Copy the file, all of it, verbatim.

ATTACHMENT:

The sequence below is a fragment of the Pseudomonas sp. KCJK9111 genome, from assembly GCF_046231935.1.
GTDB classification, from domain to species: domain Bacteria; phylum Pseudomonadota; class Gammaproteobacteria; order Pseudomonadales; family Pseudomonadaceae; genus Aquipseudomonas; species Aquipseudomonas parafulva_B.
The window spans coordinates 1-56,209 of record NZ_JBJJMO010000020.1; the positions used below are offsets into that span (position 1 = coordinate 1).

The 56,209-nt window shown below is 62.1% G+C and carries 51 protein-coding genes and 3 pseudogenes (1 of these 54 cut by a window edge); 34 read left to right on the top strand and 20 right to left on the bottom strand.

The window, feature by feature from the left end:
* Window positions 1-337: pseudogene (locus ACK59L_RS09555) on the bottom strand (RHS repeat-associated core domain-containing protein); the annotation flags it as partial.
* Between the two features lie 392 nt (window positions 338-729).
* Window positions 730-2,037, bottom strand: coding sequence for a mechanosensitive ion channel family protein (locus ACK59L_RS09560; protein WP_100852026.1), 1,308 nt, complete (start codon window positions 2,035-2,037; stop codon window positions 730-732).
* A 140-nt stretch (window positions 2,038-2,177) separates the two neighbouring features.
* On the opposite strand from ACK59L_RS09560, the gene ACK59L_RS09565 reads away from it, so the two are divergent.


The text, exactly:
The sequence below is a fragment of the Pseudomonas sp. KCJK9111 genome, from assembly GCF_046231935.1.
GTDB classification, from domain to species: domain Bacteria; phylum Pseudomonadota; class Gammaproteobacteria; order Pseudomonadales; family Pseudomonadaceae; genus Aquipseudomonas; species Aquipseudomonas parafulva_B.
The window spans coordinates 1-56,209 of record NZ_JBJJMO010000020.1; the positions used below are offsets into that span (position 1 = coordinate 1).

The 56,209-nt window shown below is 62.1% G+C and carries 51 protein-coding genes and 3 pseudogenes (1 of these 54 cut by a window edge); 34 read left to right on the top strand and 20 right to left on the bottom strand.

The window, feature by feature from the left end:
* Window positions 1-337: pseudogene (locus ACK59L_RS09555) on the bottom strand (RHS repeat-associated core domain-containing protein); the annotation flags it as partial.
* Between the two features lie 392 nt (window positions 338-729).
* Window positions 730-2,037, bottom strand: coding sequence for a mechanosensitive ion channel family protein (locus ACK59L_RS09560; protein WP_100852026.1), 1,308 nt, complete (start codon window positions 2,035-2,037; stop codon window positions 730-732).
* A 140-nt stretch (window positions 2,038-2,177) separates the two neighbouring features.
* On the opposite strand from ACK59L_RS09560, the gene ACK59L_RS09565 reads away from it, so the two are divergent.